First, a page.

5 Reasons Why You Shouldn't Drink Bottled Water
Water is essential for life. It’s not just refreshing, it plays an important role in the body and each of its functions. Because water is so important for the body, many companies have turned this liquid into a business that has been misleading customers for decades.
With slogans like “9 out of 10 doctors recommend it”, many corporations sell bottled water claiming that it’s healthier than tap water. Although it’s seemingly healthy, some companies distribute poor quality water at prices that are too high for consumers.
Bottled water isn’t a sustainable alternative, even though corporations would like us to believe that it is. It’s true that many companies currently have policies for the recycling and reuse of plastic bottles, but in most cases, the bottles end up in the trash and pollute the environment.
We’re not saying that tap water is 100% safe to use, because that all depends on how it’s been treated and what’s been done to make it suitable for human consumption. With this in mind, here are 5 reasons why you shouldn’t drink bottled water.
Plastic water bottles aren’t sustainable
As we mentioned above, corporations want consumers to believe that plastic bottles are biodegradable and environmentally friendly. However, these bottles are manufactured with materials that take hundreds of years to break down.
There are many recycling campaigns to reduce the impact of plastic bottles on the environment, but this has only minimally affected pollution. According to several studies, more plastic bottles are thrown away than recycled.
In addition, “biodegradable” bottles don’t break down as easily as their label indicates. They’re just made with less plastic than others.
Most bottled water is the same as tap water at higher prices
The bottle of water may depict a peaceful spring or stream, but this doesn’t mean that the water is pure or of the highest quality. In fact, only a small percentage of bottled water comes from springs or underground sources.
Discover: Improve Your Water Quality at Home
Close to 25% of all bottled water is identical in quality to tap water. Obviously, some companies filter or irradiate their water with ultraviolet light before selling at costs that are 100 times higher.
In addition, several studies have found that some bottled water samples contained phthalates, mold, microbes, benzene, trihalomethanes, and even arsenic. In this regard, experts consider tap water to be more reliable. However, you should take into consideration the purification process of the municipal water supply.
Many bottled waters contain toxins
The plastic used for bottled water isn’t only bad for the planet but can also damage your body. Bottled water companies are using a type of plastic that’s BPA-free, which is less toxic than other types of plastic.
However, it’s not free of other chemical compounds that can leach out if the bottle is exposed to heat for any period of time. Some of these chemical products are possible endocrine disruptors, although this hasn’t been scientifically confirmed.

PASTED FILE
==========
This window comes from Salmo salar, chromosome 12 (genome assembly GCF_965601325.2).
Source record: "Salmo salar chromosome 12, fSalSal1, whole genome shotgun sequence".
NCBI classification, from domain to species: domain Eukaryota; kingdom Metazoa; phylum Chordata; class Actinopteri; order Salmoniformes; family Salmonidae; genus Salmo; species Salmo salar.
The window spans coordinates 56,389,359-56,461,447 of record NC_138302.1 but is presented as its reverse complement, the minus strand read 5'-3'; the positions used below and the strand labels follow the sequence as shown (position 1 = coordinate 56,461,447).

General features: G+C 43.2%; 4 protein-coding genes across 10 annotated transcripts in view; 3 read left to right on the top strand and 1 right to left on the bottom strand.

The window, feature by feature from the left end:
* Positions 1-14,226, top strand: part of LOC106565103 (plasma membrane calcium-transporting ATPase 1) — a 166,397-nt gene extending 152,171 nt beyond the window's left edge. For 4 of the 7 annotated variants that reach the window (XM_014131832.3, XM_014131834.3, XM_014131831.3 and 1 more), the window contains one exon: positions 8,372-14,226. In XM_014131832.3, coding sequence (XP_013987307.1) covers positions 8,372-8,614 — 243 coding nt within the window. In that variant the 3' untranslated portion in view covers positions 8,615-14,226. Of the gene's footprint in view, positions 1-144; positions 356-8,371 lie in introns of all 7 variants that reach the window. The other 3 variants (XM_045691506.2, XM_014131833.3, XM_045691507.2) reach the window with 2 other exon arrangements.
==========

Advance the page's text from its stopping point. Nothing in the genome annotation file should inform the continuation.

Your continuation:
Read more here: 5 Surprising Benefits of Drinking Water
Local water is the perfect complement to organic food
Organic food is really popular now. This is because it was determined that it may be healthier than foods that have been exposed to pesticides and other chemicals. The best option is cooking these foods with tap water.
There are alternatives to bottled water
Purchasing a reusable bottle in a size and style that you like is a great way to save money, stay healthy, and help the environment at the same time. There are many bottles on the market that are ideal for filling with water at home so that you can always have this vital liquid at hand.
There are also several innovative products that can increase your confidence in drinking tap water. A glass pitcher with a biodegradable filter is a great choice that will guarantee safer water. Another option is to add a filter to your faucet. They’re easy to install and will improve your water quality.
All cited sources were thoroughly reviewed by our team to ensure their quality, reliability, currency, and validity. The bibliography of this article was considered reliable and of academic or scientific accuracy.
- Villanueva, C. M., Kogevinas, M., & Grimalt, J. O. (2001). Cloración del agua potable y efectos sobre la salud: Revisión de estudios epidemiológicos. Medicina Clinica. https://doi.org/10.1016/S0025-7753(01)72000-3
- Martínez-Ferrer, Á., Peris, P., Reyes, R., & Guañabens, N. (2008). Aporte de calcio, magnesio y sodio a través del agua embotellada y de las aguas de consumo público: implicaciones para la salud. Medicina Clinica, 131(17), 641–646. https://doi.org/10.1157/13128721
- Wagner, M., y Oehlmann, J. (2011). Interruptores endocrinos en agua mineral embotellada: Actividad estrogénica en la E-Screen. Diario de bioquímica de esteroides y biología molecular, 127(1-2), 128-135. https://doi.org/10.1016/j.jsbmb.2010.10.007
- Quiroz, C. C. (2002). Agua embotellada y su calidad bacteriológica. Água Latinoamérica. Set/out. http://biblio.upmx.mx/Estudios/Documentos/adiccionpotomania021.asp
- Díaz, J. C., Caraballo, H., Villareal, M., Lobo, H., Rosario, J., Briceño, J., … & Díaz, S. (2007). ¿ El agua embotellada es adecuada para nuestro consumo. Academia, 6(11), 2-12. https://www.researchgate.net/profile/Juan_Diaz27/publication/265595884_EL_AGUA_EMBOTELLADA_ES_ADECUADA_PARA_NUESTRO_CONSUMO/links/5433c1280cf2bf1f1f26248d/EL-AGUA-EMBOTELLADA-ES-ADECUADA-PARA-NUESTRO-CONSUMO.pdf
- Honeycutt, J. A., Nguyen, J., Kentner, A. C., & Brenhouse, H. C. (2017). Effects of Water Bottle Materials and Filtration on Bisphenol A Content in Laboratory Animal Drinking Water. Journal of the American Association for Laboratory Animal Science : JAALAS, 56(3), 269-272.
- Bottled Water Quality Investigation. (2008). Test Results: Chemicals in Bottled Water.